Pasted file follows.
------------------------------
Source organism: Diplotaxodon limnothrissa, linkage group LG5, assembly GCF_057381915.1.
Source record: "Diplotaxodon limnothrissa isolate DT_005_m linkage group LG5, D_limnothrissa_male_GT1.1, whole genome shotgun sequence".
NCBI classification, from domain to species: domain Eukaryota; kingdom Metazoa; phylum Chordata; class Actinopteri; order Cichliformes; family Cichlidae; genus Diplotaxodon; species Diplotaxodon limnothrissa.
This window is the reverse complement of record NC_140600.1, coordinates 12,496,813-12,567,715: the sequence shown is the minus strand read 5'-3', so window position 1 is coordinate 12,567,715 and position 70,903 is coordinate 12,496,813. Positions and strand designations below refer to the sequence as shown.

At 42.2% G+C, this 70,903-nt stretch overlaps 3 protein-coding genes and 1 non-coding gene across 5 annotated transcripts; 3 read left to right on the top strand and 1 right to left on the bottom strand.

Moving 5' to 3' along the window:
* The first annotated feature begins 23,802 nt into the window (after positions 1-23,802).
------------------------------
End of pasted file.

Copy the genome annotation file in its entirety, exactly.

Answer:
Source organism: Diplotaxodon limnothrissa, linkage group LG5, assembly GCF_057381915.1.
Source record: "Diplotaxodon limnothrissa isolate DT_005_m linkage group LG5, D_limnothrissa_male_GT1.1, whole genome shotgun sequence".
NCBI classification, from domain to species: domain Eukaryota; kingdom Metazoa; phylum Chordata; class Actinopteri; order Cichliformes; family Cichlidae; genus Diplotaxodon; species Diplotaxodon limnothrissa.
This window is the reverse complement of record NC_140600.1, coordinates 12,496,813-12,567,715: the sequence shown is the minus strand read 5'-3', so window position 1 is coordinate 12,567,715 and position 70,903 is coordinate 12,496,813. Positions and strand designations below refer to the sequence as shown.

At 42.2% G+C, this 70,903-nt stretch overlaps 3 protein-coding genes and 1 non-coding gene across 5 annotated transcripts; 3 read left to right on the top strand and 1 right to left on the bottom strand.

Moving 5' to 3' along the window:
* The first annotated feature begins 23,802 nt into the window (after positions 1-23,802).